Hi,(adsbygoogle = window.adsbygoogle || []).push({});

I'm trying to implement some equations from a paper. It comes down to a system of 2 coupled ODEs. In one of the ODEs, there are 3 Lagrange multipliers. The paper says that the three multipliers can be determined by three integral constraints (integrals of some functions of the solutions of the ODEs are equal to some value). I don't get how this can be numerically solved with any degree of efficiency. It appears to solve the ODEs you need to know the value of the Lagrange Multipliers, but to evaluate the Lagrange multipliers you need to know the solution of the ODE. My supervisor isn't too forthcoming with help - it seems he's very busy. The only way I can think of this solving this is to a try thousands of random multipliers and retain the multipliers which return the smallest error against the three defined constraints. Is there some common magical numerical technique for solving equations of this type? I presume there is as the paper from which I got the equations describes this part in little detail.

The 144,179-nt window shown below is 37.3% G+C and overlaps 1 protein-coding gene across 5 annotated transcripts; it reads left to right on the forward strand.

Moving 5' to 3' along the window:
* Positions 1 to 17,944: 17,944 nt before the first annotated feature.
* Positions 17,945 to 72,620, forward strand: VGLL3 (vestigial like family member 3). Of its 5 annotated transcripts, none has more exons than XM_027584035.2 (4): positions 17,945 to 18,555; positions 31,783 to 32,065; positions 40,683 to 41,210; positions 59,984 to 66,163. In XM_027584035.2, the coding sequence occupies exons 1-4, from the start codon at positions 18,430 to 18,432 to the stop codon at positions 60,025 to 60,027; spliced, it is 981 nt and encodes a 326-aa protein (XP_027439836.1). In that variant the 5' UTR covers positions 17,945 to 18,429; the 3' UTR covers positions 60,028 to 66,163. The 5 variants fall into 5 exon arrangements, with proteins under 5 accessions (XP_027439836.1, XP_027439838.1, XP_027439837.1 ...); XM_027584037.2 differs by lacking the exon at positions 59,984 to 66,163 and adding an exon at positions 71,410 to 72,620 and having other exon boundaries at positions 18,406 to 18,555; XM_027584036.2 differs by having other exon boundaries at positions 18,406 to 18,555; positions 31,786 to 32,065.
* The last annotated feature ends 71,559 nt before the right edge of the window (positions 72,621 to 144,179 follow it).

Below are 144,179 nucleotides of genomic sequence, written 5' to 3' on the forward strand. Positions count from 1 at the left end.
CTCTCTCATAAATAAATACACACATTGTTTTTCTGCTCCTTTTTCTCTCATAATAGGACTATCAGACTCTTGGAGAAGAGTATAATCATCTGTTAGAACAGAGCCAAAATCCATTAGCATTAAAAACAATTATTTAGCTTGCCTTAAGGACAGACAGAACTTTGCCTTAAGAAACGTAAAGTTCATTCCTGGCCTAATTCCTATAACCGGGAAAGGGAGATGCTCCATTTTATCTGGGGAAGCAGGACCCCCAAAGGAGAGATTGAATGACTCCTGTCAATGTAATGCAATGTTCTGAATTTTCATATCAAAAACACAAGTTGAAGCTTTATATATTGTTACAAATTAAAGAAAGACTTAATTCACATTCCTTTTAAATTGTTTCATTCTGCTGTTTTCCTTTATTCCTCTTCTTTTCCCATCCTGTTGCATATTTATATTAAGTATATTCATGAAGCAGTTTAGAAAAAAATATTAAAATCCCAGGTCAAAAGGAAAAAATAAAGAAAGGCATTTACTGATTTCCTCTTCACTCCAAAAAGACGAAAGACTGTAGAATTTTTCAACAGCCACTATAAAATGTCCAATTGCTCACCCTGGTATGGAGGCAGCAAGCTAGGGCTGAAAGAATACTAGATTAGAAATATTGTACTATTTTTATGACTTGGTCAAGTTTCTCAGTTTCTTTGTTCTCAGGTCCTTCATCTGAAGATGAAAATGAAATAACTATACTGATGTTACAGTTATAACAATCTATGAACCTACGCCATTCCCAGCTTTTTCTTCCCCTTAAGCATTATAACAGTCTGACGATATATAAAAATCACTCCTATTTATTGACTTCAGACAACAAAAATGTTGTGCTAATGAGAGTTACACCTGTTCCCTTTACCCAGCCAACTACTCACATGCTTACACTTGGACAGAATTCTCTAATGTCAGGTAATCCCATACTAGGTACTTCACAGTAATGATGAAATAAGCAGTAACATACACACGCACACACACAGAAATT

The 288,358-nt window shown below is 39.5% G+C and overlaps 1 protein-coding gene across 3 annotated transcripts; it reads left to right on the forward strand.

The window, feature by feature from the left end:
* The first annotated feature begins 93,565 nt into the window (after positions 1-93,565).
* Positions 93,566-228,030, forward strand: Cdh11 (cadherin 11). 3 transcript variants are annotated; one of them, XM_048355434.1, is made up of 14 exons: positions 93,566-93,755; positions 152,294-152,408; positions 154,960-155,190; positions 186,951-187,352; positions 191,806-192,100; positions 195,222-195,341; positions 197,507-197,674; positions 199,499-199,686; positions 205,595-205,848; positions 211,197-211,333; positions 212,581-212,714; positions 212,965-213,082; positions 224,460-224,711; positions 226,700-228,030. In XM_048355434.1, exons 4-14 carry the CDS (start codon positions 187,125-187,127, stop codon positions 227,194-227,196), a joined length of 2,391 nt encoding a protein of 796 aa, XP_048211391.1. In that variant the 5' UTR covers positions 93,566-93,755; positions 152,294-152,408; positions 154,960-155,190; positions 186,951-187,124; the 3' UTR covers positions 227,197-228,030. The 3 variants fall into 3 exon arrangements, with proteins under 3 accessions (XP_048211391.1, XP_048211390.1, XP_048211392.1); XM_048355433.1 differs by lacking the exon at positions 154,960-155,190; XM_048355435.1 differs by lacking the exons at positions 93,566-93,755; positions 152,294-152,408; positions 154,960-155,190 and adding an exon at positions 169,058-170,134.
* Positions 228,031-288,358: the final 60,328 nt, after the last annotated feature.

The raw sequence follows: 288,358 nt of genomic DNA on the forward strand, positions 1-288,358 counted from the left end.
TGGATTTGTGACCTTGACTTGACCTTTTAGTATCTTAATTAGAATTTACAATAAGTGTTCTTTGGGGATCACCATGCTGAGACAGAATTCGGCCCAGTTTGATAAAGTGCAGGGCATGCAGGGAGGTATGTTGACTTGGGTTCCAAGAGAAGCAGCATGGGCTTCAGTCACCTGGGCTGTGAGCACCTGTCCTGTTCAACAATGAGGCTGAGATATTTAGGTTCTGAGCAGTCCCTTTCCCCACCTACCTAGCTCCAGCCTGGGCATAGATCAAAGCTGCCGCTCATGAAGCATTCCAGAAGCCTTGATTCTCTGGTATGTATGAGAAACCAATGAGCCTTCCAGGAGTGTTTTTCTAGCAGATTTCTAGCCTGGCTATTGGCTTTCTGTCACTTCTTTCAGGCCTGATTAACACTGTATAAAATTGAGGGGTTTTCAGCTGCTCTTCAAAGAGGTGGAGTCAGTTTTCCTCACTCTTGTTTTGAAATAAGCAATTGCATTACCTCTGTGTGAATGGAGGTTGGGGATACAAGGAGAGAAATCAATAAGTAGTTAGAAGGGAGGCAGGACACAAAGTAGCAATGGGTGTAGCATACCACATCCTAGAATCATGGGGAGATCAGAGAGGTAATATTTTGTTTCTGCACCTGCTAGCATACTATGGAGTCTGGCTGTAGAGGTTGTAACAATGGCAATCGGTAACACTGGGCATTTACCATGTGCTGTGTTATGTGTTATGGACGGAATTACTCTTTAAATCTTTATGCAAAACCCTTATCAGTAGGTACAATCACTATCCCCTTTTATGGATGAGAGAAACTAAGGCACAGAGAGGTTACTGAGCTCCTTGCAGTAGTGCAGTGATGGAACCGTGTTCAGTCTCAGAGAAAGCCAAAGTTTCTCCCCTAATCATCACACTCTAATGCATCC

I can provide the functions and integrals in question, if necessary. I apologise if any parts were unclear. As you probably know, it's sometimes hard to describe maths with words.

Thanks,

David

**Physics Forums - The Fusion of Science and Community**

# Numerically Solving ODE with Lagrange Multipliers

Know someone interested in this topic? Share a link to this question via email,
Google+,
Twitter, or
Facebook

Have something to add?

- Similar discussions for: Numerically Solving ODE with Lagrange Multipliers

Loading...

**Physics Forums - The Fusion of Science and Community**